chart, pie chart

Amounts in Egyptian pounds (EGP). £100,000 is an upper bound. Source: Aswat Masriya

Egypt’s presidential elections — its second in as many years — began last week as Egyptians living abroad cast their ballots. Voting in Egypt itself will take place on May 26 and May 27. With the first votes in and the campaign period nearly over, former military commander Abdel Fattah el-Sisi has outspent his only presidential opponent, leftist politician and longtime political activist Hamdeen Sabahi, by over £11.9 million. That is 11.9 million Egyptian pounds (EGP), roughly $1.67 million. Put another way, Sisi is responsible for 99% of all campaign spending in Egypt. And that is an underestimate of the disparity.

Although Egypt has a population of over 80 million, its elections are in many ways small in scale. The current election allowed one month for the registering of candidates and a mere 3 weeks for campaigning — a rushed timeframe not dissimilar from previous elections. The law limited Sisi and Sabahi to a maximum 20 million EGP war chest, which is around $2.81 million and double the cap allowed in the 2012 elections. 

Hamdeen Sabahi finished third in those 2012 elections, missing out on making a run-off between the top two candidates by a mere 685,000 votes. Yet as Egypt heads to the polls, no one believes he has a prayer of winning this time. 

After millions of Egyptians filled the streets on June 30, 2013, to protest the ruling Muslim Brotherhood government, it was Sisi who addressed the nation — his uniform covered in medals — to announce that the army had arrested the president and suspended the constitution. Although he named a civilian interim president, Sisi has been treated as ruler of Egypt ever since, his ascension to the presidency considered inevitable.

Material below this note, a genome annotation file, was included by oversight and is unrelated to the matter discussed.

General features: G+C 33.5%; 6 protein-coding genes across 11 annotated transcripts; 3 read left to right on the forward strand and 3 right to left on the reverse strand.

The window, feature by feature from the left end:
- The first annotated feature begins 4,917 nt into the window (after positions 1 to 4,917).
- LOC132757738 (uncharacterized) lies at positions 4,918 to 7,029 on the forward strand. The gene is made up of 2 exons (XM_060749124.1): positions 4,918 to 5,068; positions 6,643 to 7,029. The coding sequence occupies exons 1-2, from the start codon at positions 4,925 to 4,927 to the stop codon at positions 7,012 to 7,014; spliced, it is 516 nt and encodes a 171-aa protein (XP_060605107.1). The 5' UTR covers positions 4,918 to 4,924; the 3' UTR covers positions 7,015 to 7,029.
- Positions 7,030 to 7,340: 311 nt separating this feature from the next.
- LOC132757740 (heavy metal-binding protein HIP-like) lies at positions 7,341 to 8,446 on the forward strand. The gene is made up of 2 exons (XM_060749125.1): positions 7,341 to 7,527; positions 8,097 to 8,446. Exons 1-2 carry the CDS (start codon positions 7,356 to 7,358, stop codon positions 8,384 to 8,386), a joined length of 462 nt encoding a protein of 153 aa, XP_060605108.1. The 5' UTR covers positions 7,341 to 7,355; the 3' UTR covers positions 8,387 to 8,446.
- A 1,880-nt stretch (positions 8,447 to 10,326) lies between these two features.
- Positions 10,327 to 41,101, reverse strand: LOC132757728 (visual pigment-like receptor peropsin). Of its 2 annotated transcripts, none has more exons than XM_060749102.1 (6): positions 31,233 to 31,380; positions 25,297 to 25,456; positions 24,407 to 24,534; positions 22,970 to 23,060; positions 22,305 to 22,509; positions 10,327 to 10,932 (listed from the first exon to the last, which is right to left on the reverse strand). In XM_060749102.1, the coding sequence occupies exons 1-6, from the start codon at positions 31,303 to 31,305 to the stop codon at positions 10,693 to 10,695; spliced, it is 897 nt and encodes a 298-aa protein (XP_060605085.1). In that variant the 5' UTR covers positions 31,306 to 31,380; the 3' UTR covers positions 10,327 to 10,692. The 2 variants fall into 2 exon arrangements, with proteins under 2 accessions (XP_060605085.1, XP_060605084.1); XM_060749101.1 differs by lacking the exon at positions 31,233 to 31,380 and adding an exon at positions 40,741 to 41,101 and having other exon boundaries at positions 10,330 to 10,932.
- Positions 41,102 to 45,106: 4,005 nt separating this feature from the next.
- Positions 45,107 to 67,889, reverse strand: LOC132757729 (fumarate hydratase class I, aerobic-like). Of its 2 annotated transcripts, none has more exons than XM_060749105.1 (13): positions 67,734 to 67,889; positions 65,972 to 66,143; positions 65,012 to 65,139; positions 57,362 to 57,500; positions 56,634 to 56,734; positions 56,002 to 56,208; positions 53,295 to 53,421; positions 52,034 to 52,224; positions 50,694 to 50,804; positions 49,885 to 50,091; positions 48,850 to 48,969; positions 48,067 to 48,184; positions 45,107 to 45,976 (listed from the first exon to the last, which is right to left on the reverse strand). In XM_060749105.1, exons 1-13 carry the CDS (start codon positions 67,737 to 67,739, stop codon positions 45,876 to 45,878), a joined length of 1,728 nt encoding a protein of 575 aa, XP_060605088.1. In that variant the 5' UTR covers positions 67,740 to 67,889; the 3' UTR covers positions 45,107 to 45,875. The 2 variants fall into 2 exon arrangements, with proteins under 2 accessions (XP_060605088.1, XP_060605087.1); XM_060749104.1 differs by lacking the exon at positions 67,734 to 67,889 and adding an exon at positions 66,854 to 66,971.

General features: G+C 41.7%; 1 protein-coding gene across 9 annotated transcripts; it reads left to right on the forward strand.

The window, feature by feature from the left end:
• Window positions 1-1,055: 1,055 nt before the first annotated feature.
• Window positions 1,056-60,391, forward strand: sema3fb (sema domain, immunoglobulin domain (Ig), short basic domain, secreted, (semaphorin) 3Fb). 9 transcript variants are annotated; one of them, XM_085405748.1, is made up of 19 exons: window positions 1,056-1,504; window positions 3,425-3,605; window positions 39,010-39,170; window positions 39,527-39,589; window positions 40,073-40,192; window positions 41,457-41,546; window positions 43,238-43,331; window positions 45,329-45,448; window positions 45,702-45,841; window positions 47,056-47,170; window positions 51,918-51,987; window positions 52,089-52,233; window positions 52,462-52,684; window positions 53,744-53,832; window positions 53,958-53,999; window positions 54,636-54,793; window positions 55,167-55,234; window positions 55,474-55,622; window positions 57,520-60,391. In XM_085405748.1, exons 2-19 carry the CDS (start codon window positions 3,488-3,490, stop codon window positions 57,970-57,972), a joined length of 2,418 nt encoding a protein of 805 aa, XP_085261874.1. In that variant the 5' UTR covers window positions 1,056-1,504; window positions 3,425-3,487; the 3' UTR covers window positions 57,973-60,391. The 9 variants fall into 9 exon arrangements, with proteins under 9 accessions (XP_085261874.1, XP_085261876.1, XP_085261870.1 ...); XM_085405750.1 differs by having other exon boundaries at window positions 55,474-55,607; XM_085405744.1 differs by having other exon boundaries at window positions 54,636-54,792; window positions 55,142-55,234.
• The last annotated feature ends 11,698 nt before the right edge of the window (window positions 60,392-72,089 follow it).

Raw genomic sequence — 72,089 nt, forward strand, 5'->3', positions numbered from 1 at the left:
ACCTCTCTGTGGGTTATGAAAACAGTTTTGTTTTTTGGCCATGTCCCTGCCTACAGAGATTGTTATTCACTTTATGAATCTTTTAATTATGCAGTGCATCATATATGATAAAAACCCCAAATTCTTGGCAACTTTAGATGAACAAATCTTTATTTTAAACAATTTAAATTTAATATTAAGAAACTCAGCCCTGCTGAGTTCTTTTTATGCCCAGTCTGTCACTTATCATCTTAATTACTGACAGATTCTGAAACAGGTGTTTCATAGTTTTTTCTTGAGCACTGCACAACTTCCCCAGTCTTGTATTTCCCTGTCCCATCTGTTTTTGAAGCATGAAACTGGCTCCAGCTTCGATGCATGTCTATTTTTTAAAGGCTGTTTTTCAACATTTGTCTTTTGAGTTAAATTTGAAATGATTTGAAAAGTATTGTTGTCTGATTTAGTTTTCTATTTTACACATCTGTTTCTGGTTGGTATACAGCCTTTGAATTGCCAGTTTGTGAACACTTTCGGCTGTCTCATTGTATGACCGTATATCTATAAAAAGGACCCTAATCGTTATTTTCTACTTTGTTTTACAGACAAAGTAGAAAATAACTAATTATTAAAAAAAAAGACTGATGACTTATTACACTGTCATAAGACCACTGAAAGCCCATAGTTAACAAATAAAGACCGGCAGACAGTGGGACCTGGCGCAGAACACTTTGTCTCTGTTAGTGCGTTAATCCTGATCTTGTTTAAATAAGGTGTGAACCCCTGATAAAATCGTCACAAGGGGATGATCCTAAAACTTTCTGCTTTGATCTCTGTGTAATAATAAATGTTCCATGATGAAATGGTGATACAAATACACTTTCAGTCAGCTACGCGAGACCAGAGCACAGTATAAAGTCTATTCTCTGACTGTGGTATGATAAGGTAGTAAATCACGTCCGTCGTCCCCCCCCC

Until the 2011 revolution, Egypt’s military dominated the country. Dating back to its 1952 revolution, each of Egypt’s three presidents came from the military; the armed forces are believed to control from 5% to 40% of the economy. Retired officers served as CEOs of state companies as well as governors. Sisi’s election will be a return to the status quo.

This sense of inevitability drives the difference in the two candidates’ campaign spending. Hamdeen Sabahi in fact spent less than 100 thousand EGP. According to his campaign manager, “The funds in the campaign’s bank account did not exceed 200 EGP [$28] so far, as the campaign has not received any donations from businessmen.” He added that most of the funds have been spent on conferences in poor areas staffed mostly by volunteers. Renting a billboard on one of Cairo’s bridges that span the Nile would have cost 170 thousand EGP, plus taxes. Sabahi will have one advertisement aired on a few satellite stations for two days, the result of an anonymous donation.

In comparison, Sisi’s campaign manager stated in an interview that Sisi had requested “minimum spending” and that “we only rented 30 billboards across Egypt, the rest are complimentary contributions by supporters of Sisi that we have no control over.” He also added that many advertisers offered discounts “when they know that the advertisement is in favour of Sisi.” 

More importantly, the funding disparity is just one part of the conditions that both outside observers and members of Egypt’s opposition have decried as neither “free nor fair.” Sisi doesn’t need advertising. The state run media, on which most Egyptians rely for news, has extolled his virtues since last June for saving the country from civil war and “defending Egypt from terrorism.” A new law regulating protests contributed to the muzzling of dissent, as did the banning of the Muslim Brotherhood and a prominent protest group, among others.

In the Middle East, it is common to joke about how every election results in the current president winning 99% of the vote. As he attempts to convince Egypt and the world that he is restoring democracy, Sisi is already responsible for 99% of campaign spending. The results of expat voting, released today, show that he won 90% of the vote in most countries.

This post was written by Alex Mayyasi. Follow him on Twitter here or Google PlusTo get occasional notifications when we write blog posts, sign up for our email list.